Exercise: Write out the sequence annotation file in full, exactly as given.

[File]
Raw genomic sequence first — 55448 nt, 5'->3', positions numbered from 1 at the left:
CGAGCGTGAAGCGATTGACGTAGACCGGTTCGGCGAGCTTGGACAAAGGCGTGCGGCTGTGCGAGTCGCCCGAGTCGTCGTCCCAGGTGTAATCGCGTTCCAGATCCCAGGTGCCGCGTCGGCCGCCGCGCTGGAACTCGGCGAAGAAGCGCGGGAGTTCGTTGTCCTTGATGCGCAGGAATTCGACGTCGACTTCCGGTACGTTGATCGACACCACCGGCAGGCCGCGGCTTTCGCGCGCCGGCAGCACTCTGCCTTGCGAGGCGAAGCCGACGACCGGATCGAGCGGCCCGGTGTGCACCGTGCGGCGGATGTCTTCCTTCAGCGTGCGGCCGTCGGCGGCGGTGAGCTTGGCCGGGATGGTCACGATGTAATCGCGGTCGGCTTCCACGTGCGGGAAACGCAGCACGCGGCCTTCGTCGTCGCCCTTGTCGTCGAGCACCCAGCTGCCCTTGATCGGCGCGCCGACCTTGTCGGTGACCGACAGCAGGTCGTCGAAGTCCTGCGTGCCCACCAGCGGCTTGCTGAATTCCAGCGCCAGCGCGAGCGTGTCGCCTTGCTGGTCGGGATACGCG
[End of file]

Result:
Raw genomic sequence first — 55448 nt, 5'->3', positions numbered from 1 at the left:
CGAGCGTGAAGCGATTGACGTAGACCGGTTCGGCGAGCTTGGACAAAGGCGTGCGGCTGTGCGAGTCGCCCGAGTCGTCGTCCCAGGTGTAATCGCGTTCCAGATCCCAGGTGCCGCGTCGGCCGCCGCGCTGGAACTCGGCGAAGAAGCGCGGGAGTTCGTTGTCCTTGATGCGCAGGAATTCGACGTCGACTTCCGGTACGTTGATCGACACCACCGGCAGGCCGCGGCTTTCGCGCGCCGGCAGCACTCTGCCTTGCGAGGCGAAGCCGACGACCGGATCGAGCGGCCCGGTGTGCACCGTGCGGCGGATGTCTTCCTTCAGCGTGCGGCCGTCGGCGGCGGTGAGCTTGGCCGGGATGGTCACGATGTAATCGCGGTCGGCTTCCACGTGCGGGAAACGCAGCACGCGGCCTTCGTCGTCGCCCTTGTCGTCGAGCACCCAGCTGCCCTTGATCGGCGCGCCGACCTTGTCGGTGACCGACAGCAGGTCGTCGAAGTCCTGCGTGCCCACCAGCGGCTTGCTGAATTCCAGCGCCAGCGCGAGCGTGTCGCCTTGCTGGTCGGGATACGCG